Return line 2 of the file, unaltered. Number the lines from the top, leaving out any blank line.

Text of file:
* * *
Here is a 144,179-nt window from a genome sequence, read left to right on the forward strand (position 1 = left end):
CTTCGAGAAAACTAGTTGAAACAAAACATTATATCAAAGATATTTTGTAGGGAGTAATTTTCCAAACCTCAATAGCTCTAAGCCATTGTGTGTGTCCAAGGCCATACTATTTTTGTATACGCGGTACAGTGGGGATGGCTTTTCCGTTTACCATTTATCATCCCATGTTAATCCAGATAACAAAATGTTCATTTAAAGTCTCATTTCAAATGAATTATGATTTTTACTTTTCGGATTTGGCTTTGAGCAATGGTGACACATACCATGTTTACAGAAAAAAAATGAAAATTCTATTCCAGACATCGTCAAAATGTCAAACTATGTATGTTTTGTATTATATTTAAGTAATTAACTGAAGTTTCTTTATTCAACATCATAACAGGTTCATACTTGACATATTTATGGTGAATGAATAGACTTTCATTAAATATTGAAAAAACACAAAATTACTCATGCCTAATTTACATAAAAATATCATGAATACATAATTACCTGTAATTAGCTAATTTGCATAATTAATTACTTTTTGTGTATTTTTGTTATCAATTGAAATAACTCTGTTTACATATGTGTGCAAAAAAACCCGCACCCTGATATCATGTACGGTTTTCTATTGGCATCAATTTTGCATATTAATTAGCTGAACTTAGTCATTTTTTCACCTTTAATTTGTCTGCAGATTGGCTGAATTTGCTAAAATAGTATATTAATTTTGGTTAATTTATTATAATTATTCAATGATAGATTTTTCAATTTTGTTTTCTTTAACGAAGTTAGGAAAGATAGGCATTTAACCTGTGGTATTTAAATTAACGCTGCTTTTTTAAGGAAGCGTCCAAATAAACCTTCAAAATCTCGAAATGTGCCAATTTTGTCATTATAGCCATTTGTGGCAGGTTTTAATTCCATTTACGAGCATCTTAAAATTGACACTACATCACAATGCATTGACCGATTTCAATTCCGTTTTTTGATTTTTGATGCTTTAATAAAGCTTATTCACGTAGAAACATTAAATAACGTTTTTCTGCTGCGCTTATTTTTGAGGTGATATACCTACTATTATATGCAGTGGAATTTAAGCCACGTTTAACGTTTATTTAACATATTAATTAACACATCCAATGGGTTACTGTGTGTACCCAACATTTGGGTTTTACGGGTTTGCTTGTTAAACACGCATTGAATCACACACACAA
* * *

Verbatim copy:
CTTCGAGAAAACTAGTTGAAACAAAACATTATATCAAAGATATTTTGTAGGGAGTAATTTTCCAAACCTCAATAGCTCTAAGCCATTGTGTGTGTCCAAGGCCATACTATTTTTGTATACGCGGTACAGTGGGGATGGCTTTTCCGTTTACCATTTATCATCCCATGTTAATCCAGATAACAAAATGTTCATTTAAAGTCTCATTTCAAATGAATTATGATTTTTACTTTTCGGATTTGGCTTTGAGCAATGGTGACACATACCATGTTTACAGAAAAAAAATGAAAATTCTATTCCAGACATCGTCAAAATGTCAAACTATGTATGTTTTGTATTATATTTAAGTAATTAACTGAAGTTTCTTTATTCAACATCATAACAGGTTCATACTTGACATATTTATGGTGAATGAATAGACTTTCATTAAATATTGAAAAAACACAAAATTACTCATGCCTAATTTACATAAAAATATCATGAATACATAATTACCTGTAATTAGCTAATTTGCATAATTAATTACTTTTTGTGTATTTTTGTTATCAATTGAAATAACTCTGTTTACATATGTGTGCAAAAAAACCCGCACCCTGATATCATGTACGGTTTTCTATTGGCATCAATTTTGCATATTAATTAGCTGAACTTAGTCATTTTTTCACCTTTAATTTGTCTGCAGATTGGCTGAATTTGCTAAAATAGTATATTAATTTTGGTTAATTTATTATAATTATTCAATGATAGATTTTTCAATTTTGTTTTCTTTAACGAAGTTAGGAAAGATAGGCATTTAACCTGTGGTATTTAAATTAACGCTGCTTTTTTAAGGAAGCGTCCAAATAAACCTTCAAAATCTCGAAATGTGCCAATTTTGTCATTATAGCCATTTGTGGCAGGTTTTAATTCCATTTACGAGCATCTTAAAATTGACACTACATCACAATGCATTGACCGATTTCAATTCCGTTTTTTGATTTTTGATGCTTTAATAAAGCTTATTCACGTAGAAACATTAAATAACGTTTTTCTGCTGCGCTTATTTTTGAGGTGATATACCTACTATTATATGCAGTGGAATTTAAGCCACGTTTAACGTTTATTTAACATATTAATTAACACATCCAATGGGTTACTGTGTGTACCCAACATTTGGGTTTTACGGGTTTGCTTGTTAAACACGCATTGAATCACACACACAA